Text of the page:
The suspect accused of setting fires at a St. Paul church, forcing its congregation to attend services at a nearby funeral home, has been charged.
Gregory Louis Knox, 27, was charged Monday with first- and second-degree arson in connection with the Friday morning fire at St. Mark Evangelical Lutheran Church.
If he's convicted of both charges, he could face up to 30 years in prison, a $55,000 fine or both.
Knox had turned himself into police Friday afternoon, but has maintained his innocence, reports say.
According to the criminal complaint:
Knox had been coming to the church since July to receive help with apply for jobs, but recently his relationship with the pastor and the church's cook had soured due to thefts.
Knox is believed to have taken things from women's purses and the cook's cellphone. The phone was later returned by a man who said Knox sold it to him. The phone had "selfies" of Knox and text messages believed to have been sent by him.
Knox was told he could no longer come to the church and the pastor told police he was concerned Knox may have been responsible for the fire at the church the morning of Dec. 12.
Knox admitted to police he'd attempted to visit the church the night of Dec. 11, but the cook didn't allow him inside. He told police he was sleeping at the time of the fire.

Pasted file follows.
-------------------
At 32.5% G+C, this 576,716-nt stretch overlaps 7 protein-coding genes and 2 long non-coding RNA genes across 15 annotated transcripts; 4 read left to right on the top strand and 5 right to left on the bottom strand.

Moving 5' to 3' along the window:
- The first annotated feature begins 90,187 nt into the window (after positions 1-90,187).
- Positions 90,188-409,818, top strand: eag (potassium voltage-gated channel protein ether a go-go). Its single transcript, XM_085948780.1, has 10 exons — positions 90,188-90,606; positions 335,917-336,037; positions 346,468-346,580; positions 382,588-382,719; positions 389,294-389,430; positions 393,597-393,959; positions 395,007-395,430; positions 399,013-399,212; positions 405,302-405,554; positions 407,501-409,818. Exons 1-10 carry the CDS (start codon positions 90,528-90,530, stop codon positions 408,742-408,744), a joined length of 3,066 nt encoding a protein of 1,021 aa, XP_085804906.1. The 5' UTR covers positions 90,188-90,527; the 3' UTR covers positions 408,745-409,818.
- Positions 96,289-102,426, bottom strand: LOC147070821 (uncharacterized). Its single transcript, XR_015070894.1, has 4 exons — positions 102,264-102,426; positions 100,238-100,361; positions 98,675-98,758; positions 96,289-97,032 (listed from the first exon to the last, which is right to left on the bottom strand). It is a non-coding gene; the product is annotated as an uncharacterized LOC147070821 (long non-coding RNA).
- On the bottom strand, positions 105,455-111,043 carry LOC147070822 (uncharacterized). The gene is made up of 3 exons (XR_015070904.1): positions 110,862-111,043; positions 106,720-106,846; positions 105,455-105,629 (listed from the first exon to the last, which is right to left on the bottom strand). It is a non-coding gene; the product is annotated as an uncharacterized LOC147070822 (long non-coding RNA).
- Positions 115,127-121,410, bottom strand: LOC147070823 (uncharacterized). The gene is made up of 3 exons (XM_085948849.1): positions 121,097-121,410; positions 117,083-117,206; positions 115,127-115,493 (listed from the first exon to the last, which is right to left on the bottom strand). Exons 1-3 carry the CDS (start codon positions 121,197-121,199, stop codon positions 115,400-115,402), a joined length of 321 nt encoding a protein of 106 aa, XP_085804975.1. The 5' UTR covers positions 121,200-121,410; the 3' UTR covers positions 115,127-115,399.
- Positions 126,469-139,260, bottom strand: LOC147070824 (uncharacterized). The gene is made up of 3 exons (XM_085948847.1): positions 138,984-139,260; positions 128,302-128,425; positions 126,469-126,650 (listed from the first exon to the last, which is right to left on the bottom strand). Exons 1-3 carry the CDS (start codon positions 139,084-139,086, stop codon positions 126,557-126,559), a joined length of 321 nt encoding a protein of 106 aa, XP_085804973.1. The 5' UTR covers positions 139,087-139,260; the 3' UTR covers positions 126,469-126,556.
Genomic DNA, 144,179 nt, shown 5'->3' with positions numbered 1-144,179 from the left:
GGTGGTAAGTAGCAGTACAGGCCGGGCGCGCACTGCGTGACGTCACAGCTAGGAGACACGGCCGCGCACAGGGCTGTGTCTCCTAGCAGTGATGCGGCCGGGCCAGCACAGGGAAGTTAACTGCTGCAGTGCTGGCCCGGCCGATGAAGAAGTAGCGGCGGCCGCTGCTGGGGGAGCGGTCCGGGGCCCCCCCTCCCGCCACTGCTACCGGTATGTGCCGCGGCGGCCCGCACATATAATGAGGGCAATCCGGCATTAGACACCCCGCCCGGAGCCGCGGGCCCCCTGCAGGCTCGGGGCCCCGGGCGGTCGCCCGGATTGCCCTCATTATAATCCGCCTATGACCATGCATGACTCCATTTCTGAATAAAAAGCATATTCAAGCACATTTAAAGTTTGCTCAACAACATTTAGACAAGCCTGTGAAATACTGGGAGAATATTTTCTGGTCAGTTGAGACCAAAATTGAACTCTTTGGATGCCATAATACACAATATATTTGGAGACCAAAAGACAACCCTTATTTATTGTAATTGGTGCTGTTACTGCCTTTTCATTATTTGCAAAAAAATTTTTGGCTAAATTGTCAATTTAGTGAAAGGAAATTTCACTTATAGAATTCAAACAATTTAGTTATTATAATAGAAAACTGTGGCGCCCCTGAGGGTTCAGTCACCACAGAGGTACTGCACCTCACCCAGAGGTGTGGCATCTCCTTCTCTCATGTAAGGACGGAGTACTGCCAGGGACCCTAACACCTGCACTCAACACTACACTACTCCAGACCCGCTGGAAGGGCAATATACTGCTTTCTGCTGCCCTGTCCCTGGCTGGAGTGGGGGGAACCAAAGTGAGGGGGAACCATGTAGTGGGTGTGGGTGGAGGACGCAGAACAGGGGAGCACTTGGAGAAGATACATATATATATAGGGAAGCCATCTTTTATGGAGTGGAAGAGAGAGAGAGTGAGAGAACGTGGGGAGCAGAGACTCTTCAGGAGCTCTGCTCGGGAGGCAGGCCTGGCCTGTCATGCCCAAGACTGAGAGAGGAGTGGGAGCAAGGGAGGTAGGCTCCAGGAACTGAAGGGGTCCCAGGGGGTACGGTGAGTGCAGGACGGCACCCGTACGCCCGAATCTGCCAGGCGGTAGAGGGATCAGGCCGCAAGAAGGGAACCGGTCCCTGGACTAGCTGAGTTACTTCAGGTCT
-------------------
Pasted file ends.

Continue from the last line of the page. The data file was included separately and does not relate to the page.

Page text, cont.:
He voluntarily offered a DNA sample, which will be submitted for testing along with a brick that was recovered from inside the church.
Knox lives near the church and neighbors say they saw him walking towards the church before the fire, as well as walking back to his home after the fire started.
No one was injured in the fire, but it did cause an estimated $100,000 in damage to classrooms and church offices, according to the Pioneer Press.
But the church is coming together and with the help of the community, programing went on as planned this weekend, KSTP notes. Sunday's service along with the children's Christmas program were held at the funeral home across the street.
Many who attended Sunday's program weren't members of the church, but came because the church is very close with the surrounding community, the Pioneer Press reports.
According to the church's website, services on Sunday Dec. 21 will also be held at the funeral home.
The fund to help the church has been set up at BankCherokee. Contributions can be sent to St. Mark Fire Fund, BankCherokee, 607 Smith Ave. S., St. Paul, MN 55107.